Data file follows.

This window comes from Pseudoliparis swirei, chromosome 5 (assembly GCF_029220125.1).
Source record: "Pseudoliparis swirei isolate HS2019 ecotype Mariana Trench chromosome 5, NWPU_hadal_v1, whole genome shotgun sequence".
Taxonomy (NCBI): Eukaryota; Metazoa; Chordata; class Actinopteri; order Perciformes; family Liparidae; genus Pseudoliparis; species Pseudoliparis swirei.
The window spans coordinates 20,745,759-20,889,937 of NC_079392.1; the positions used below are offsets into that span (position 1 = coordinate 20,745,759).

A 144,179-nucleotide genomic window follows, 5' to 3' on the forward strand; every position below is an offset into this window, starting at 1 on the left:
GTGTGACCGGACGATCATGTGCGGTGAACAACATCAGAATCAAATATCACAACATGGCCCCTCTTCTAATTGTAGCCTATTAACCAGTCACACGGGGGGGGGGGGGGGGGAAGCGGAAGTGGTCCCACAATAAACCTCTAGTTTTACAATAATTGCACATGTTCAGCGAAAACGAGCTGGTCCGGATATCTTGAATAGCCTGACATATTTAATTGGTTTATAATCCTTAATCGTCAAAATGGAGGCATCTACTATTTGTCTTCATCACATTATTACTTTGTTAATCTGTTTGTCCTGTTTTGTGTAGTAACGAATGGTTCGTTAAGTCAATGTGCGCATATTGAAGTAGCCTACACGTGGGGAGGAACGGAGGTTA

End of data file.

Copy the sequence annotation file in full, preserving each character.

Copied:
This window comes from Pseudoliparis swirei, chromosome 5 (assembly GCF_029220125.1).
Source record: "Pseudoliparis swirei isolate HS2019 ecotype Mariana Trench chromosome 5, NWPU_hadal_v1, whole genome shotgun sequence".
Taxonomy (NCBI): Eukaryota; Metazoa; Chordata; class Actinopteri; order Perciformes; family Liparidae; genus Pseudoliparis; species Pseudoliparis swirei.
The window spans coordinates 20,745,759-20,889,937 of NC_079392.1; the positions used below are offsets into that span (position 1 = coordinate 20,745,759).

A 144,179-nucleotide genomic window follows, 5' to 3' on the forward strand; every position below is an offset into this window, starting at 1 on the left:
GTGTGACCGGACGATCATGTGCGGTGAACAACATCAGAATCAAATATCACAACATGGCCCCTCTTCTAATTGTAGCCTATTAACCAGTCACACGGGGGGGGGGGGGGGGGAAGCGGAAGTGGTCCCACAATAAACCTCTAGTTTTACAATAATTGCACATGTTCAGCGAAAACGAGCTGGTCCGGATATCTTGAATAGCCTGACATATTTAATTGGTTTATAATCCTTAATCGTCAAAATGGAGGCATCTACTATTTGTCTTCATCACATTATTACTTTGTTAATCTGTTTGTCCTGTTTTGTGTAGTAACGAATGGTTCGTTAAGTCAATGTGCGCATATTGAAGTAGCCTACACGTGGGGAGGAACGGAGGTTA